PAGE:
3. 3. Overall impact of federal law <ul><li>Population health </li></ul><ul><ul><li>Significant funding opportunities to enhance and integrate prevention and health promotion in state and community health policy planning </li></ul></ul><ul><ul><li>Substantial increase in community health centers funding </li></ul></ul><ul><li>Delivery system reform </li></ul><ul><ul><li>Funding allows experimentation with new models of payment and care delivery </li></ul></ul><ul><ul><li>Will change Oregon’s federal revenue </li></ul></ul><ul><ul><ul><li>(e.g., Medicaid primary care increase 2013-14; additional Medicare hospital payments FY 2011-12; Medicare Advantage reductions start 2012) </li></ul></ul></ul><ul><ul><li>Strengthens the federal focus and state support of value & quality </li></ul></ul>
    4. 4. Overall impact of federal law <ul><li>Coverage and Access in 2014 </li></ul><ul><ul><li>Low-income adults up to 133% of poverty will have access to Medicaid with increased federal funding to support expansions </li></ul></ul><ul><ul><li>Federally-funded tax credits and cost-sharing reductions provided through a state health insurance exchange to individuals up to 400% of poverty </li></ul></ul><ul><ul><li>Individual mandate requires insurance coverage for all citizens (with some exceptions) </li></ul></ul><ul><ul><li>Insurance reforms remove barriers to coverage </li></ul></ul>
    5. 5. What the federal law doesn’t do <ul><li>Population health </li></ul><ul><ul><li>No fundamental change to relationship between public health and health care; states and communities need to capitalize on funding opportunities to support system transformation </li></ul></ul><ul><li>Delivery system reform </li></ul><ul><ul><li>Limited provisions for cost containment </li></ul></ul><ul><ul><li>May not fully address workforce shortages </li></ul></ul><ul><li>Coverage </li></ul><ul><ul><li>Does not allow states to apply for waivers until 2017 </li></ul></ul><ul><ul><li>Fails to get to universal coverage (can opt-out of individual mandate) </li></ul></ul><ul><ul><li>Still may not fully address affordability issues </li></ul></ul>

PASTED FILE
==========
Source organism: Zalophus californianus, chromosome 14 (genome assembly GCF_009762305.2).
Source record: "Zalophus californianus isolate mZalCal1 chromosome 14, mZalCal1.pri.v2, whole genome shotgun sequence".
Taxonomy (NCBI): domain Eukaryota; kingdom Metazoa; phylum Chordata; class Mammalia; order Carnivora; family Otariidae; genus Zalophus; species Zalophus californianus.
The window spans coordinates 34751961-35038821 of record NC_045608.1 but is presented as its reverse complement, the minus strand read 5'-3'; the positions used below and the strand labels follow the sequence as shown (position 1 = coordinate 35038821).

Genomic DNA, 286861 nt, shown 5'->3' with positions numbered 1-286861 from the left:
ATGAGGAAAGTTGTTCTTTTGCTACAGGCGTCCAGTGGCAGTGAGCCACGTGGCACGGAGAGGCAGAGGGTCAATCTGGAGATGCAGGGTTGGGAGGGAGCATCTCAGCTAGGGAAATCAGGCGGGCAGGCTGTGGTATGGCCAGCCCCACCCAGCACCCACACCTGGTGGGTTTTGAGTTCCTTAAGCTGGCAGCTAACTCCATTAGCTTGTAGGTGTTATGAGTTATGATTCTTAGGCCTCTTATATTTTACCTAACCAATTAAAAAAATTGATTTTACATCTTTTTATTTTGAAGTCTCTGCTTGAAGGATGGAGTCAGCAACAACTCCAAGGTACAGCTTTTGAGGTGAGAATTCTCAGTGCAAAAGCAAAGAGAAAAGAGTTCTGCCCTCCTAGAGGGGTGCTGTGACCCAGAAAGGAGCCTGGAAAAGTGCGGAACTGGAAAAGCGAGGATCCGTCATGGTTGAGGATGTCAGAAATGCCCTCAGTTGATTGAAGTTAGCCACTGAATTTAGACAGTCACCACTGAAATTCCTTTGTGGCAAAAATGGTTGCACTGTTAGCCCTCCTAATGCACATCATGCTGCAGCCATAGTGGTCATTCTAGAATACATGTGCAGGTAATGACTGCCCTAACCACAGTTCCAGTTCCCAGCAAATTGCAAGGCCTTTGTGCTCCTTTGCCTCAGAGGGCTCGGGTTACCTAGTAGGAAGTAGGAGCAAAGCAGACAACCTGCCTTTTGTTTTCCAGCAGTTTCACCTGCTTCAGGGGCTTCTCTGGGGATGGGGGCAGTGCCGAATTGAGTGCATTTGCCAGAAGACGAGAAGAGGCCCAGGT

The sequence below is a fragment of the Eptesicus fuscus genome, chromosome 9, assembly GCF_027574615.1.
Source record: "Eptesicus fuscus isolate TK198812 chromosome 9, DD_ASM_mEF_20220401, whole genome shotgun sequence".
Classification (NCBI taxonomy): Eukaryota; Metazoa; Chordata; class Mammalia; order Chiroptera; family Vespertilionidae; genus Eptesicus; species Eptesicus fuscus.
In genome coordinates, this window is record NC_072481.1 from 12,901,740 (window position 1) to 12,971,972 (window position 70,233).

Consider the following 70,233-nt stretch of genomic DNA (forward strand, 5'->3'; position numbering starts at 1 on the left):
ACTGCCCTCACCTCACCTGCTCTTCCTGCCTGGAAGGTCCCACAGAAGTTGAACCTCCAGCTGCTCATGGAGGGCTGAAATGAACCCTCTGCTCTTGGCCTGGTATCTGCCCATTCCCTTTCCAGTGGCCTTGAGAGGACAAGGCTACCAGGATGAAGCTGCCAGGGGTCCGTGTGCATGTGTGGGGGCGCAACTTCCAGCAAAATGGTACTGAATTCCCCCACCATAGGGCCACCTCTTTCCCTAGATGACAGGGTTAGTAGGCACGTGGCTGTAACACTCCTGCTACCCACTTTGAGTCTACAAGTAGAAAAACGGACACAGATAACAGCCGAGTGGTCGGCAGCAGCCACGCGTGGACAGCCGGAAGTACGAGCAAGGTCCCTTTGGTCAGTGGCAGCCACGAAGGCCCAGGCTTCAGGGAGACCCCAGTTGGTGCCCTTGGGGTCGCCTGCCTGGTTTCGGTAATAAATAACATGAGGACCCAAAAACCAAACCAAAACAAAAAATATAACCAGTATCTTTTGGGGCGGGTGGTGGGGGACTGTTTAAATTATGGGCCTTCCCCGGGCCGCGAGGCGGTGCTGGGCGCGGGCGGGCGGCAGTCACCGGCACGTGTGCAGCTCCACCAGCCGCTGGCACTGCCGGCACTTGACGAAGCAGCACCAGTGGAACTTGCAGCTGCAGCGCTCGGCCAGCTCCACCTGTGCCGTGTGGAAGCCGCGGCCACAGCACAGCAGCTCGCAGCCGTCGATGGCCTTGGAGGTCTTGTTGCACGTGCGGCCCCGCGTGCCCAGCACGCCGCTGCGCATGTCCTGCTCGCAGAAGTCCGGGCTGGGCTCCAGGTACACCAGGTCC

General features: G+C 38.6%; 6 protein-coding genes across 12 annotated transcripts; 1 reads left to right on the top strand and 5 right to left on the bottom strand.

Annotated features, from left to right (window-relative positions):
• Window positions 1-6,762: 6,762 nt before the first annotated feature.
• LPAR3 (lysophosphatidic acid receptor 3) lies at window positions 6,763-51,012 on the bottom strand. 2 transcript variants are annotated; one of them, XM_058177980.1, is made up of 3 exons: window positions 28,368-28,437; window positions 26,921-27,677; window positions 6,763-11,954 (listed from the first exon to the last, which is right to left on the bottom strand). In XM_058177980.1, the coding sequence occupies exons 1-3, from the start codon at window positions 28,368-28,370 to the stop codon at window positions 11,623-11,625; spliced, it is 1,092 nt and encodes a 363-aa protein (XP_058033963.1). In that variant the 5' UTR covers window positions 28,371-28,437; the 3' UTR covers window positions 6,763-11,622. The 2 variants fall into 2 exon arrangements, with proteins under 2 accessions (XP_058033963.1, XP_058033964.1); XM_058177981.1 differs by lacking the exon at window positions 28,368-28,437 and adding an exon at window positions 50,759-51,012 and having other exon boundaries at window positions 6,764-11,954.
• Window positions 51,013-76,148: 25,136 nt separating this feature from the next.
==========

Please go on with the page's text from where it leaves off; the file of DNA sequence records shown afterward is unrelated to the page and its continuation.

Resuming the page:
6. 6. Overview: Improving Population Health <ul><li>Significant investments in prevention and public health, examples include: </li></ul><ul><ul><li>$25m nationally for childhood obesity prevention; could enable implementation of state obesity prevention taskforce recs. </li></ul></ul><ul><ul><li>$190m nationally to strengthen public health surveillance; could increase state’s capacity to monitor and control infectious disease </li></ul></ul><ul><li>HHS to develop national prevention and health promotion strategy </li></ul><ul><li>Grants for school-based health centers, oral health, others </li></ul><ul><li>Menu labeling required in chain restaurants (20+ locations) and vending machines </li></ul>
    7. 7. Overview: Transforming Care Delivery <ul><li>Payment Reform </li></ul><ul><ul><li>Increases Medicaid reimbursement for primary care services to 100% of Medicare at federal expense (2013-2014 only) </li></ul></ul><ul><ul><li>Medicaid medical home demonstration – planning grants and enhanced federal Medicaid match for implementation (starts 2011) </li></ul></ul><ul><ul><li>CMS Innovation Center to develop payment and other delivery system reforms </li></ul></ul><ul><li>Medicare Payment </li></ul><ul><ul><li>Increases reimbursement to hospitals in Oregon (FY2011-2012 only) </li></ul></ul><ul><ul><li>Reduces Medicare Advantage payments (starts 2012) </li></ul></ul>
    8. 8. Overview: Transforming Care Delivery <ul><li>Community Health Center Funding </li></ul><ul><ul><li>Increases access to services for vulnerable populations through $11 billion nationally for CHCs from 2011-2015 </li></ul></ul><ul><li>Behavioral Health Integration </li></ul><ul><ul><li>Grants for co-location of primary and specialty care in community-based mental health setting, $50M available nationally beginning in 2010 </li></ul></ul><ul><li>Workforce </li></ul><ul><ul><li>Funding, pilots, and other opportunities for workforce development, coordination, training, and loans/repayment </li></ul></ul>